In Case of Emergency
What if the club can’t fulfill its end of the contract? For instance, sections of the Midwest were recently hit with record floods, some of which likely affected venues in the towns that were underwater. What if the band can’t fulfill its end of the agreement because the lead singer was in a car accident, or the band’s van and equipment were stolen the night before the gig?

“The term ‘Acts of God’ describes fire, flood, natural disaster and now acts of terrorism,” Michael explained, “and these absolve both parties of their responsibilities. However, things such as the crumbling economy, poor ticket sales, a side musician being unavailable (as opposed to the main attraction artist) may not rise to level of being an Act of God.” For less severe issues, but ones that still end up killing a gig such as a wedding being called off or a club owner having to eliminate music on off nights due to poor attendance, Michael urges musicians to “use common sense and not burn any bridges in the business. In the long run, working with the other party to see if there’s another way to make something happen” will go a long way toward maintaining the band’s reputation.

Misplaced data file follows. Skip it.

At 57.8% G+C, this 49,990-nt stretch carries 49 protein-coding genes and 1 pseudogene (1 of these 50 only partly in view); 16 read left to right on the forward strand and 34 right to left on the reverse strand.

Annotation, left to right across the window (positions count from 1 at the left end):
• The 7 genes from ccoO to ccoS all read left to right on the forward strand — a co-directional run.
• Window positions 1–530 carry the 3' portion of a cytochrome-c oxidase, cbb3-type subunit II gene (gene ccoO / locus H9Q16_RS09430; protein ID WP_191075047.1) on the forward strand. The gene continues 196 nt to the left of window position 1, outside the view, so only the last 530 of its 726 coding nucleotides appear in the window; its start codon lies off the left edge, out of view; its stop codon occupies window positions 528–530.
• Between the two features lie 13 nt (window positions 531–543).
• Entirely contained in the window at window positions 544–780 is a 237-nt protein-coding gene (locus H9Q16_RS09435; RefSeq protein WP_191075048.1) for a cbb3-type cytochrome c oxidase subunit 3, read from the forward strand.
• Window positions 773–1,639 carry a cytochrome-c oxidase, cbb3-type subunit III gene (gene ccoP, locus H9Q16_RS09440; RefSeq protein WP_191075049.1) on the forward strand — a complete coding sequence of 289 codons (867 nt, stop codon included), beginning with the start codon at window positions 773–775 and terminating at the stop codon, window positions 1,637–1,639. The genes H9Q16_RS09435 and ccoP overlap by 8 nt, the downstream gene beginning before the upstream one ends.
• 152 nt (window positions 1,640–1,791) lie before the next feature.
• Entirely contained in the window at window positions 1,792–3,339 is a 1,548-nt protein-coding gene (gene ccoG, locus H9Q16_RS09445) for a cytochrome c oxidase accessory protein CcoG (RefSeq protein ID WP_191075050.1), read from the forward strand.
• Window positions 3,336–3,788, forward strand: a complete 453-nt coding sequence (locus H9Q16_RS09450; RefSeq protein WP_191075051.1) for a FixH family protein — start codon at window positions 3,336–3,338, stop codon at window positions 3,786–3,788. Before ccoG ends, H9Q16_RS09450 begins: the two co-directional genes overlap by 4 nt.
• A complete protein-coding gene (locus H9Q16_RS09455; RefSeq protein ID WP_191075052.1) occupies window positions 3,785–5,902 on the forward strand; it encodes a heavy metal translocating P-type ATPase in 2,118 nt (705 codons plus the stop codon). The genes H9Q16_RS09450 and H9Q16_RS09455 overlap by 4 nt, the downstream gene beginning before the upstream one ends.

Selling Merch at the Gig
Selling T-shirts, CDs, posters, and other types of merch during and after a performance can play an essential part in keeping your band in business. However, depending on the gig, the type of audience and other parameters, you may or may not be able to sell your merch at a particular show. Don’t pull out your box of 100 t-shirts after the sound check and ask the bartender if she has a spare table you can use. Nothing will bring down the mood of the band right before their set than a bouncer angrily grabbing your merch off the table in front of your audience and throwing it in a pile backstage. Instead, be sure to discuss the merch option up front with the booker and determine if it can work for both parties.

Spell out the three “Ws” – in writing. That is, what you can sell at the gig, when you can sell it, and whether or not the club or venue will provide space to do so. Be clear as to whether or not the venue expects to get a share of the merch sales. For some concert venues, they will have a dedicated staff and tables to sell your merch. You’ll give them a starting inventory before the gig and then after the gig they’ll give you the unsold merch, and an accounting of what sold along with your sales receipts.